I agree, sadly, with the blog post when it says, “PCI is not the minimum standard, it’s the maximum effort that many organizations make.” The question I have is, based on historical precedent (see above): are we better off with or without a carrot-and-stick approach? What impact has HIPAA had on the security of health care records vs PCI on the payment card industry? In which area do we see more movement?
Certainly, movement does not always imply movement in the correct direction, but I would claim that basic items such as PCI DSS Requirement 3.2 which tells merchants and service providers to not store sensitive authentication date post-authorization has done wonders to the security of our payment card data. How better to secure the data than to remove it in the first place? We are seeing trends in this direction more and more in this industry and others.
But isn’t it better to have a minimum standard than none? What if the minimum was for companies to do nothing?
Jeremiah Grossman stated, “nothing did more to build webappsec awareness than pci-dss. Now we need something to improve webappsec security.” I could not agree more, but let’s please remember that without awareness of a problem you cannot bring clarity or correction. People love to lambaste and transfer responsibility to others, all the while stomping away from personal responsibility.
If your company or those around you fail to see the forest through the trees of ‘industry best practices’ when I wonder if they are fit to run the information security department. Those who complain that ‘compliance’ is the problem are transferring responsibility to industry standards instead of working to secure their own infrastructure.
Do such standards need correction and evolution to mirror the evolving threat of attackers and the continued evolution of information security practices and technology? Certainly! I support Mr. Selby in his goal to drive higher standards and move towards risk management, but let’s do so by taking individual responsibility for our own management of risk.
Mr. Selby claims, “all this compliance stuff is preventing us from addressing risk and performing, you know, security.” Why? Did someone tell you that you cannot secure your data? Did someone tell you that by using proper the proper risk management practices you claim work so well that you cannot pass the “minimum standard”? I support you in questioning and ferreting out anyone who makes such statements. For the rest of the unwashed masses, we need standards.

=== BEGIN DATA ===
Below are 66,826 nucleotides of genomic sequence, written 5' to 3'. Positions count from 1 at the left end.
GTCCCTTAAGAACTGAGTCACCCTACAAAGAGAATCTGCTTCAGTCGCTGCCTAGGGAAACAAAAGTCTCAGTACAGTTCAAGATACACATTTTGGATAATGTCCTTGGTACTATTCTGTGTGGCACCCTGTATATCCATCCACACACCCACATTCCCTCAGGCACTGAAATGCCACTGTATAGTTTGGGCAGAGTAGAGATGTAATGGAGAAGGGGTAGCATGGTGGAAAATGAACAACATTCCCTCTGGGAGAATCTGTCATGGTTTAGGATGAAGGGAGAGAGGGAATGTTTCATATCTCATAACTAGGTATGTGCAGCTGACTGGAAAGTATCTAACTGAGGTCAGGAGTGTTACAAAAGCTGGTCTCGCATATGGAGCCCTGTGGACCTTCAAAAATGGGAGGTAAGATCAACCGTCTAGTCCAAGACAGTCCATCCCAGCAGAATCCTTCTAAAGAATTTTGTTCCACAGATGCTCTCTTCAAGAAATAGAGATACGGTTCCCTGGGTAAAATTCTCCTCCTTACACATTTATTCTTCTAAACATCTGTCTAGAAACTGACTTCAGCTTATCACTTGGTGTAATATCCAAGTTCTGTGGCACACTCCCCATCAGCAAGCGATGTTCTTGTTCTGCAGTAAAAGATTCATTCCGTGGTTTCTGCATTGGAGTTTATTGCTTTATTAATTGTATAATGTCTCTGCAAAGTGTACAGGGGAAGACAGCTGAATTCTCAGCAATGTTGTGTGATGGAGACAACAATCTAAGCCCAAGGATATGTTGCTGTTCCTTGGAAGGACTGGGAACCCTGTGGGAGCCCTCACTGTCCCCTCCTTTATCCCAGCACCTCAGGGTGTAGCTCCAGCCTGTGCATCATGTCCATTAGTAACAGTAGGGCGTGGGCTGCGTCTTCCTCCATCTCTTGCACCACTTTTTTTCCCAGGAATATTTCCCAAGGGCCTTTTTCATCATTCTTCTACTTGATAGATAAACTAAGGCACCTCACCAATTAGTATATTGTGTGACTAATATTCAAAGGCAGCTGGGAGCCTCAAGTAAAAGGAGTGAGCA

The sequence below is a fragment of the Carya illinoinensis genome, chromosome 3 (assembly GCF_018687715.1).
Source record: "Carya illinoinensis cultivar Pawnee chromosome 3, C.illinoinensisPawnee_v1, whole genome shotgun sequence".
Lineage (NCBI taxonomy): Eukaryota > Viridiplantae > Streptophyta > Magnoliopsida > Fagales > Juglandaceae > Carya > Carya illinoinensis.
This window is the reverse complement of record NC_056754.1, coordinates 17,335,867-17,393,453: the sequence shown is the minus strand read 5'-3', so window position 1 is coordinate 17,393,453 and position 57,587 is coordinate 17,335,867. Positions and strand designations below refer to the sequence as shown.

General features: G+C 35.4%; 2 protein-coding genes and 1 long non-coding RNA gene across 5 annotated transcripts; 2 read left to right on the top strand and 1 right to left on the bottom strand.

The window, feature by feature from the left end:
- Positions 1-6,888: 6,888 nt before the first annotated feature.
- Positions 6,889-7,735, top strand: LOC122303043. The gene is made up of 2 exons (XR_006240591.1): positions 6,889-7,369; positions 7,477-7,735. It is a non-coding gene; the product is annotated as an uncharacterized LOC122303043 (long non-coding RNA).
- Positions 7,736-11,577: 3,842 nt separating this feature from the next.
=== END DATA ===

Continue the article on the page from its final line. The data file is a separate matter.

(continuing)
Mr. Selby ends his rant with a statement everyone should agree with, “Compliance – the state of being – is achieved as a by-product of well-managed risk, not through a relentless ticking of boxes”, which is then followed by high-level statements of positive thinking. The problem is that we need some tactical examples and guidelines to match the ever increasingly vague strategic statements. GLBA says to safeguard customer information, but how? And left to their own devices most companies will chose the cheapest possible way to implement optics of compliance.
I argue, that the PCI DSS has given concrete statements to how one secure their infrastructure, while giving the flexibility one needs to adjust for business and risk management (e.g., compensating controls, wireless and end-t0-end encryption guidelines.)
The problem lies not with our industry “best practices” but with the diffusion of responsibility that happens throughout every company. Let’s reference back to that Information Security Management Handbook article:
The effects of de-individualization and individualization are real and play a role in how users perceive their role in an information security awareness program. In the credit card processing call center example, de-individualization can encourage theft, carelessness, and loss of productivity.
I’d like to stop the blame game and see everyone start at home, transforming their company and being neighborly enough to share the information and results with others. Revolution has often come from emerging evolution of ideas and conversations. I commend Mr. Selby for the conversation, but wish it involved a greater focus on personal responsibility.
Take responsibility for your own security, risk management, and data protection. Start today.